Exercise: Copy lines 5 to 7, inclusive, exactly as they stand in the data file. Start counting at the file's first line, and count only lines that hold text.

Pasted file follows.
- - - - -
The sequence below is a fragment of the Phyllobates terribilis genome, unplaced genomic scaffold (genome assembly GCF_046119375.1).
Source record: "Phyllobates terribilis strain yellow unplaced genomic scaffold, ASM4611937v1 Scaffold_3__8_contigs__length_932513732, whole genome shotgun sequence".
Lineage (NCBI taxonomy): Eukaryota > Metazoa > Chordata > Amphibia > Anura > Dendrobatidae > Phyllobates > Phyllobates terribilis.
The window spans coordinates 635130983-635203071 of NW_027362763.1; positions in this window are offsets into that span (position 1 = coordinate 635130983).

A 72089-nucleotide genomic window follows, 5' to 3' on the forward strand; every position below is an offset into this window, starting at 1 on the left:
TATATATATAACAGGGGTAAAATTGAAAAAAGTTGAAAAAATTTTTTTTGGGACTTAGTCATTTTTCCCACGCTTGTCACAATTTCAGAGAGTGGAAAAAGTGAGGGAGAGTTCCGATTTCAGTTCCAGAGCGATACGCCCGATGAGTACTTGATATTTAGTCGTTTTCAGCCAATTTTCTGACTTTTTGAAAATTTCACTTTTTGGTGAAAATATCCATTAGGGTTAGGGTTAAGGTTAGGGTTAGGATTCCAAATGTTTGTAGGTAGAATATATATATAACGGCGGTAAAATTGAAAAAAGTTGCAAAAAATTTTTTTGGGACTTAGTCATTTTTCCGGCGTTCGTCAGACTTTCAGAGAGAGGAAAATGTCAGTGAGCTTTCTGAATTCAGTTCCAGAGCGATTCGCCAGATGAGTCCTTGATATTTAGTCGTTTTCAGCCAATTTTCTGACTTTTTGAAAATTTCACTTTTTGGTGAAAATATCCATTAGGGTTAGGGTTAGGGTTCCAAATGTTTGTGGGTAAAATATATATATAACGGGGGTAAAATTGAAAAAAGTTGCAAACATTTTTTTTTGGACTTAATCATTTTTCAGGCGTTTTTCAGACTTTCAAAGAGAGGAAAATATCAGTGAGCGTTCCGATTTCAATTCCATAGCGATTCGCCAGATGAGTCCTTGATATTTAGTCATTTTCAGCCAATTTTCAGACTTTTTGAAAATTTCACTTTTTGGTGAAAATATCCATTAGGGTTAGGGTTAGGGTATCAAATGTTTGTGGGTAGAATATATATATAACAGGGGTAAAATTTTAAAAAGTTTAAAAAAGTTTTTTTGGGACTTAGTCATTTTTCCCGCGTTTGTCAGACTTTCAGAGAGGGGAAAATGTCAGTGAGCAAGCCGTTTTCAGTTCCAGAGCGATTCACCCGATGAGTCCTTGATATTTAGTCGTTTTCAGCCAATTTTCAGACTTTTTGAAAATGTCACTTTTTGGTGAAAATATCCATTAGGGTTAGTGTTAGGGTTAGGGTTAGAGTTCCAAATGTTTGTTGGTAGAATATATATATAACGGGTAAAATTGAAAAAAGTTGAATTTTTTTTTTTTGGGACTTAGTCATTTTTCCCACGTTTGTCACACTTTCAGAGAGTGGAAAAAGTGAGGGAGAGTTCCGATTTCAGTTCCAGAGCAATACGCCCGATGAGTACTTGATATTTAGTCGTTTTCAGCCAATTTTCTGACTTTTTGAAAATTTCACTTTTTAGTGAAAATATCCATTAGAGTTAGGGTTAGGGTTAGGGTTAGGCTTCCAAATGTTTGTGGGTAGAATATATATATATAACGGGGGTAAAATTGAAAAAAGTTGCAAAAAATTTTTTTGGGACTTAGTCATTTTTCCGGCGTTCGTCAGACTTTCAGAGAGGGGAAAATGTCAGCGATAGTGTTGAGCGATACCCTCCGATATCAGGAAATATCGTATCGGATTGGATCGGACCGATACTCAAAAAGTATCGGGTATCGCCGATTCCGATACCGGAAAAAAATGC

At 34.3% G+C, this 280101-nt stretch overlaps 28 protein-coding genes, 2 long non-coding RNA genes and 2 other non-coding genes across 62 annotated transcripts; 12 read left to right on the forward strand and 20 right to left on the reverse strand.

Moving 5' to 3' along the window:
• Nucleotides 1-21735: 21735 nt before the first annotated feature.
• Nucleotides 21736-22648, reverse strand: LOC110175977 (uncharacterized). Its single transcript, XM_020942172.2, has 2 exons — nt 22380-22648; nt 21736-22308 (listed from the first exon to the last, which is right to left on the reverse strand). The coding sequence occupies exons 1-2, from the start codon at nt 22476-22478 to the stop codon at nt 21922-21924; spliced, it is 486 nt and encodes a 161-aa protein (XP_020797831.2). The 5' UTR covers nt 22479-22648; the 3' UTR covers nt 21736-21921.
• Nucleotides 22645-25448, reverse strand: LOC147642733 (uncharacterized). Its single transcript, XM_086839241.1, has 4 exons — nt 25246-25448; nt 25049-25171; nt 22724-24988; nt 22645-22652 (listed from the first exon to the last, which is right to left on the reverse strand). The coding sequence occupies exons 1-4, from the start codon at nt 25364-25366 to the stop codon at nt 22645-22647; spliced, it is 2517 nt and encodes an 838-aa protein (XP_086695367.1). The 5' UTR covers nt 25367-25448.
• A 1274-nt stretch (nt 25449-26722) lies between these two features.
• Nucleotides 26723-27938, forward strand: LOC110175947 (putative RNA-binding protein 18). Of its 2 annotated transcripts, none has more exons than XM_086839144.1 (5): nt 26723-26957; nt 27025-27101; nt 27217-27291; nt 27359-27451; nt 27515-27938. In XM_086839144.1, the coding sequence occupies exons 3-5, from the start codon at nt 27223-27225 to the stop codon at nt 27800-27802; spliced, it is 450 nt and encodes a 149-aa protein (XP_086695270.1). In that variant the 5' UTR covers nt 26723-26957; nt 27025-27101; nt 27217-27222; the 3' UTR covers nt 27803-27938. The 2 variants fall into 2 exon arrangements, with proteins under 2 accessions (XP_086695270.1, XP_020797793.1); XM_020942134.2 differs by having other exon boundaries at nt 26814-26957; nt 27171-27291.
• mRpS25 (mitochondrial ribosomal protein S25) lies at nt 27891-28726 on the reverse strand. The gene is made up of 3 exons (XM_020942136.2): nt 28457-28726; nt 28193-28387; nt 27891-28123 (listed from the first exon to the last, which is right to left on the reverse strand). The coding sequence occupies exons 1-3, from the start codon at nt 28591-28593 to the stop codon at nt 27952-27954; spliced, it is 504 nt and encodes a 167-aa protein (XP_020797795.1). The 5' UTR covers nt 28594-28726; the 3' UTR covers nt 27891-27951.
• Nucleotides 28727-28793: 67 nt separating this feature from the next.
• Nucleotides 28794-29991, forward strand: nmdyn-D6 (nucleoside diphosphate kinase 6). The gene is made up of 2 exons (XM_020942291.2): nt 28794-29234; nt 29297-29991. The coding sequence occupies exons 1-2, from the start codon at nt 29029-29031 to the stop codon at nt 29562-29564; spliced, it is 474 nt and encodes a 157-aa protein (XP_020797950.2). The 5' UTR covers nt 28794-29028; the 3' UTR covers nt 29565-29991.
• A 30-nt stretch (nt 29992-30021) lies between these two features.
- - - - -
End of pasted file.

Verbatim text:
A 72089-nucleotide genomic window follows, 5' to 3' on the forward strand; every position below is an offset into this window, starting at 1 on the left:
TATATATATAACAGGGGTAAAATTGAAAAAAGTTGAAAAAATTTTTTTTGGGACTTAGTCATTTTTCCCACGCTTGTCACAATTTCAGAGAGTGGAAAAAGTGAGGGAGAGTTCCGATTTCAGTTCCAGAGCGATACGCCCGATGAGTACTTGATATTTAGTCGTTTTCAGCCAATTTTCTGACTTTTTGAAAATTTCACTTTTTGGTGAAAATATCCATTAGGGTTAGGGTTAAGGTTAGGGTTAGGATTCCAAATGTTTGTAGGTAGAATATATATATAACGGCGGTAAAATTGAAAAAAGTTGCAAAAAATTTTTTTGGGACTTAGTCATTTTTCCGGCGTTCGTCAGACTTTCAGAGAGAGGAAAATGTCAGTGAGCTTTCTGAATTCAGTTCCAGAGCGATTCGCCAGATGAGTCCTTGATATTTAGTCGTTTTCAGCCAATTTTCTGACTTTTTGAAAATTTCACTTTTTGGTGAAAATATCCATTAGGGTTAGGGTTAGGGTTCCAAATGTTTGTGGGTAAAATATATATATAACGGGGGTAAAATTGAAAAAAGTTGCAAACATTTTTTTTTGGACTTAATCATTTTTCAGGCGTTTTTCAGACTTTCAAAGAGAGGAAAATATCAGTGAGCGTTCCGATTTCAATTCCATAGCGATTCGCCAGATGAGTCCTTGATATTTAGTCATTTTCAGCCAATTTTCAGACTTTTTGAAAATTTCACTTTTTGGTGAAAATATCCATTAGGGTTAGGGTTAGGGTATCAAATGTTTGTGGGTAGAATATATATATAACAGGGGTAAAATTTTAAAAAGTTTAAAAAAGTTTTTTTGGGACTTAGTCATTTTTCCCGCGTTTGTCAGACTTTCAGAGAGGGGAAAATGTCAGTGAGCAAGCCGTTTTCAGTTCCAGAGCGATTCACCCGATGAGTCCTTGATATTTAGTCGTTTTCAGCCAATTTTCAGACTTTTTGAAAATGTCACTTTTTGGTGAAAATATCCATTAGGGTTAGTGTTAGGGTTAGGGTTAGAGTTCCAAATGTTTGTTGGTAGAATATATATATAACGGGTAAAATTGAAAAAAGTTGAATTTTTTTTTTTTGGGACTTAGTCATTTTTCCCACGTTTGTCACACTTTCAGAGAGTGGAAAAAGTGAGGGAGAGTTCCGATTTCAGTTCCAGAGCAATACGCCCGATGAGTACTTGATATTTAGTCGTTTTCAGCCAATTTTCTGACTTTTTGAAAATTTCACTTTTTAGTGAAAATATCCATTAGAGTTAGGGTTAGGGTTAGGGTTAGGCTTCCAAATGTTTGTGGGTAGAATATATATATATAACGGGGGTAAAATTGAAAAAAGTTGCAAAAAATTTTTTTGGGACTTAGTCATTTTTCCGGCGTTCGTCAGACTTTCAGAGAGGGGAAAATGTCAGCGATAGTGTTGAGCGATACCCTCCGATATCAGGAAATATCGTATCGGATTGGATCGGACCGATACTCAAAAAGTATCGGGTATCGCCGATTCCGATACCGGAAAAAAATGC

At 34.3% G+C, this 280101-nt stretch overlaps 28 protein-coding genes, 2 long non-coding RNA genes and 2 other non-coding genes across 62 annotated transcripts; 12 read left to right on the forward strand and 20 right to left on the reverse strand.